Two distant jazz mutations from opposite directions when Ben Neill and Mörglbl hit Philadelphia.
I caught two very disparate shows in Philadelphia this weekend, both drawing upon elements of jazz, but ultimately having little to do with jazz at all. First up was Ben Neill, performing at Saturday, May 16 at The Gatherings concert series. He’s released several recordings including Green Machine, Tryptical, Goldbug and Automotive. A new CD is slated for the fall.
Neill doesn’t make it easy on himself. He wrestles with his “mutantrumpet” a Rube Goldberg contraption with 3 trumpet bells, one of them muted, 2 sets of valves, a mini-trombone slide and electronics that trigger other sounds. He creates a layered, realtime performance with trumpets sometimes having contemplative inner dialogues and sometimes shout out call & response exchanges. All the while, electronic sounds swirling to the rafters on waves of synth pads. As near as I can tell, he was controlling everything in real time with rhythm loops triggered in Ableton live. Even the screen images were being manipulated via his trumpet, pulsing and warping in sync to what he was playing.
Ben has roots in the usual sources, notably Miles Davis and Jon Hassell, but he’s staked out his own terrain in the sonic landscape, mixing fractured jungle loops under his free-form improvisations. His music is like a digital river, with a different fractalized scene around every corner, the constant being Ben Neill greeting you on your way.
As usual at Gatherings shows, it could’ve been a lot louder. The opening act, Soporus, especially suffered from low volumes. A guitars and bass quartet, they play melody and rhythm free textural drones soaked in reverb. Immersion is the key, but their volume was so low, you could hear the acoustic sound from their electric guitar strings when they tuned up or strummed their strings before a volume swell. Note to The Gatherings, turn it up as loud as “you” think it should be, then put another 5db on it.
At the other end of the spectrum was Mörglbl, the French power trio that features shredding guitar playing from Christophe Godin. Ben Neill makes you want to stop and ponder things. Mörglbl doesn’t let you catch your breath in a nonstop delirious charge, punctuated by pulled faces, devil horns and mock-crotch symbolism.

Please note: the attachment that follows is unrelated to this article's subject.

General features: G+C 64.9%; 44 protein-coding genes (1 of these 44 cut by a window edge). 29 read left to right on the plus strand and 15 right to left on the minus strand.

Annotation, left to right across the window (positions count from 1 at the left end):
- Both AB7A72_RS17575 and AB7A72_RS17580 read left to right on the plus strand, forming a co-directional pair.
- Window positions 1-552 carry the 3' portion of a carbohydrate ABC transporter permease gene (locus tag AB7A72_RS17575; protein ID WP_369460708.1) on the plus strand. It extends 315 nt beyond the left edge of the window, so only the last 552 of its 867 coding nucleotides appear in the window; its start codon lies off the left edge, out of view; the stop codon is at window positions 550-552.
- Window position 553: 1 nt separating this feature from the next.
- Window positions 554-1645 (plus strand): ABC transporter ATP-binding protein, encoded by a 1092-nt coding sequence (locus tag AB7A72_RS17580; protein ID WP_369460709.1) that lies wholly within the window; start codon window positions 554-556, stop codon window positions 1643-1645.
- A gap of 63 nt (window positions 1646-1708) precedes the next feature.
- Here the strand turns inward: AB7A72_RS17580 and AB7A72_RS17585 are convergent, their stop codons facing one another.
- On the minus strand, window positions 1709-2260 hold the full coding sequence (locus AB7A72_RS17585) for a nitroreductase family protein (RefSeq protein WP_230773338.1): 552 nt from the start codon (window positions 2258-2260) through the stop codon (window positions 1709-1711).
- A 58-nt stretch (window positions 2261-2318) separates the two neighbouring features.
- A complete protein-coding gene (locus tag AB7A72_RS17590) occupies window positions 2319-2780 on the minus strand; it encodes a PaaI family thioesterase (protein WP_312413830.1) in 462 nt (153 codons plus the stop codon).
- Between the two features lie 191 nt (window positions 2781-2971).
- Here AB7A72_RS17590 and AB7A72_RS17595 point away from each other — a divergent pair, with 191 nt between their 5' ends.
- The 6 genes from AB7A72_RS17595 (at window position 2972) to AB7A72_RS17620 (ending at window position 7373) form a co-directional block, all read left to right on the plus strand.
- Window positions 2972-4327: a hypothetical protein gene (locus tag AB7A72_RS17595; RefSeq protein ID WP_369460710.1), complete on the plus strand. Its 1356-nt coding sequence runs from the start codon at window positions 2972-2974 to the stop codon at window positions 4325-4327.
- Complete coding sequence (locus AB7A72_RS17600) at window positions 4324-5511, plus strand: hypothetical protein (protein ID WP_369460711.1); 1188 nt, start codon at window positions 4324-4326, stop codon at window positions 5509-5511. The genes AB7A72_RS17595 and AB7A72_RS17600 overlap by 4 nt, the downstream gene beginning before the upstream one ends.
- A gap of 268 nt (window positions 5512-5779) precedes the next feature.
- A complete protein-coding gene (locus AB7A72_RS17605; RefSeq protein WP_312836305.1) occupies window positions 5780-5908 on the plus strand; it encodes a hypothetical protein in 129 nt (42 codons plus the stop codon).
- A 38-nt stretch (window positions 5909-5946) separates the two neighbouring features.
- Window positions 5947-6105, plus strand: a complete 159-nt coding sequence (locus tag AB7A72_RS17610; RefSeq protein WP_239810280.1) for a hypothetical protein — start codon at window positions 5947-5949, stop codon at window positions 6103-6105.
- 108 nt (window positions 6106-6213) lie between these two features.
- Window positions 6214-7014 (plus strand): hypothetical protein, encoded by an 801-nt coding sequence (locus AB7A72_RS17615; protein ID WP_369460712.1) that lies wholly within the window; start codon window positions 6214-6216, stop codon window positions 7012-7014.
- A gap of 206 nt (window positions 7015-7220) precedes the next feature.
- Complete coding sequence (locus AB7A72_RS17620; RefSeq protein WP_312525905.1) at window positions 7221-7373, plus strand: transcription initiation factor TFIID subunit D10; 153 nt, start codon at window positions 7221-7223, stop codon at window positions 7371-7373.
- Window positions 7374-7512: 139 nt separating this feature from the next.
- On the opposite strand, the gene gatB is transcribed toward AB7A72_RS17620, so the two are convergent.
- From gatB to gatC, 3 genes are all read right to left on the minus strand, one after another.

They appeared Sunday, May 17 at The North Star Bar, a return to the area after their triumphant showing at NEARfest in 2008. Their new CD is called Jazz for the Deaf and that title says a lot about both their humor and their music. Godin is a formidable player ripping off fret-defying runs, squonks and squeals, all while mugging for the audience. He has self-deprecating wit, simultaneously mocking guitar hero mannerisms, while also embracing them. Yet, no matter how fast he plays, or how often he strikes a Spinal Tap pose, every note is crafted with the perfect inflection, then slammed and twisted with more whammy bar than I’ve ever seen used in a concert.
Godin’s bandmates are with him all the way through heavy metal riffs to lightning rhythm shifts. Mörglbl seems so tightly wound as a band that I was surprised to read that they claim most of their music is improvised.
“All the solos on stage are all improvised. In fact, the only written things are the riffs,” said Godin in an article from http://www.scnow.com.
But they sounded completely tooled within razor thin tolerances. Except for some bass solos by Ivan Rovgny, it didn’t seem like they were ever winging it, to the point that things got a little predictable over the course of nearly two hours. “Our next song is going to be a ballad. No really!” they quipped in a running joke. Then they’d lay into another rip-your-head off tune, with Godin filling every available space with a flurry of notes. But in fact, a few slower, more pensive tunes would’ve provided a bit more dynamic for the show. I’m sure they’ve got one somewhere.
Mirthrandir opened for Mörglbl. They sounded like you’d expect from a 3rd tier prog band who takes their moniker from the Elven name for Gandalf in The Lord of the Rings. That is, stylistically accurate symphonic prog ala Yes circa 1972.
You can hear Mörglbl on their new CD, Jazz for the Deaf due out June 2. And they still have a several dates left in their North American tour. Catch them if you can. Ben Neill’s new album is due in the fall.
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John Diliberto ((( echoes )))